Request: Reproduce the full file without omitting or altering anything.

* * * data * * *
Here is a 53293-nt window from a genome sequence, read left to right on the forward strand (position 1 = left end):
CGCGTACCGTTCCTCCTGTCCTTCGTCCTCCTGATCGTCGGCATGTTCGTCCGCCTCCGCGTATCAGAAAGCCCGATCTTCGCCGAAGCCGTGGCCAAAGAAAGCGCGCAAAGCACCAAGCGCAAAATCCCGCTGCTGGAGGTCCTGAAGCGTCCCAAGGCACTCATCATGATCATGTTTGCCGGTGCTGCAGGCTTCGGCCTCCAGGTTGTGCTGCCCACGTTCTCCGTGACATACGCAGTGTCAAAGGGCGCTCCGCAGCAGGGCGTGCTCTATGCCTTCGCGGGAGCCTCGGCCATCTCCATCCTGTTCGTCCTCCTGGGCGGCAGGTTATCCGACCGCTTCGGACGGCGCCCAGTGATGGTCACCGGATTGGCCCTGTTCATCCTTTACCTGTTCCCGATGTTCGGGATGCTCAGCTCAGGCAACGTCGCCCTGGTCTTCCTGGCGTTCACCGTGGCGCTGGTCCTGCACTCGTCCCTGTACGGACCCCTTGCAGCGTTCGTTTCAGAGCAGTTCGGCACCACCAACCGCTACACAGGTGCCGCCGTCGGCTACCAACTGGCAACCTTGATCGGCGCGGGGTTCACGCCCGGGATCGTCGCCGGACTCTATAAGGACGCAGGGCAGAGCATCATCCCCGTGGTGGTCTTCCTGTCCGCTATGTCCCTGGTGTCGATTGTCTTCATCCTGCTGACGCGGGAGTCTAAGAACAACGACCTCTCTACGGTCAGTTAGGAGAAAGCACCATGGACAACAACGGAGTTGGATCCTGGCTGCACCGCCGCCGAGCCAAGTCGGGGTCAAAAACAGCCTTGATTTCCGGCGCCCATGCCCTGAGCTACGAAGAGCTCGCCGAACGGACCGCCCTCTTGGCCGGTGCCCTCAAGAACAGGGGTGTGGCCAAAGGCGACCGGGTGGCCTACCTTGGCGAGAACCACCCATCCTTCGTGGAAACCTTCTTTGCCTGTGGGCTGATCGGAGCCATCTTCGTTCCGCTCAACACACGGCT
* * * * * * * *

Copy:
Here is a 53293-nt window from a genome sequence, read left to right on the forward strand (position 1 = left end):
CGCGTACCGTTCCTCCTGTCCTTCGTCCTCCTGATCGTCGGCATGTTCGTCCGCCTCCGCGTATCAGAAAGCCCGATCTTCGCCGAAGCCGTGGCCAAAGAAAGCGCGCAAAGCACCAAGCGCAAAATCCCGCTGCTGGAGGTCCTGAAGCGTCCCAAGGCACTCATCATGATCATGTTTGCCGGTGCTGCAGGCTTCGGCCTCCAGGTTGTGCTGCCCACGTTCTCCGTGACATACGCAGTGTCAAAGGGCGCTCCGCAGCAGGGCGTGCTCTATGCCTTCGCGGGAGCCTCGGCCATCTCCATCCTGTTCGTCCTCCTGGGCGGCAGGTTATCCGACCGCTTCGGACGGCGCCCAGTGATGGTCACCGGATTGGCCCTGTTCATCCTTTACCTGTTCCCGATGTTCGGGATGCTCAGCTCAGGCAACGTCGCCCTGGTCTTCCTGGCGTTCACCGTGGCGCTGGTCCTGCACTCGTCCCTGTACGGACCCCTTGCAGCGTTCGTTTCAGAGCAGTTCGGCACCACCAACCGCTACACAGGTGCCGCCGTCGGCTACCAACTGGCAACCTTGATCGGCGCGGGGTTCACGCCCGGGATCGTCGCCGGACTCTATAAGGACGCAGGGCAGAGCATCATCCCCGTGGTGGTCTTCCTGTCCGCTATGTCCCTGGTGTCGATTGTCTTCATCCTGCTGACGCGGGAGTCTAAGAACAACGACCTCTCTACGGTCAGTTAGGAGAAAGCACCATGGACAACAACGGAGTTGGATCCTGGCTGCACCGCCGCCGAGCCAAGTCGGGGTCAAAAACAGCCTTGATTTCCGGCGCCCATGCCCTGAGCTACGAAGAGCTCGCCGAACGGACCGCCCTCTTGGCCGGTGCCCTCAAGAACAGGGGTGTGGCCAAAGGCGACCGGGTGGCCTACCTTGGCGAGAACCACCCATCCTTCGTGGAAACCTTCTTTGCCTGTGGGCTGATCGGAGCCATCTTCGTTCCGCTCAACACACGGCT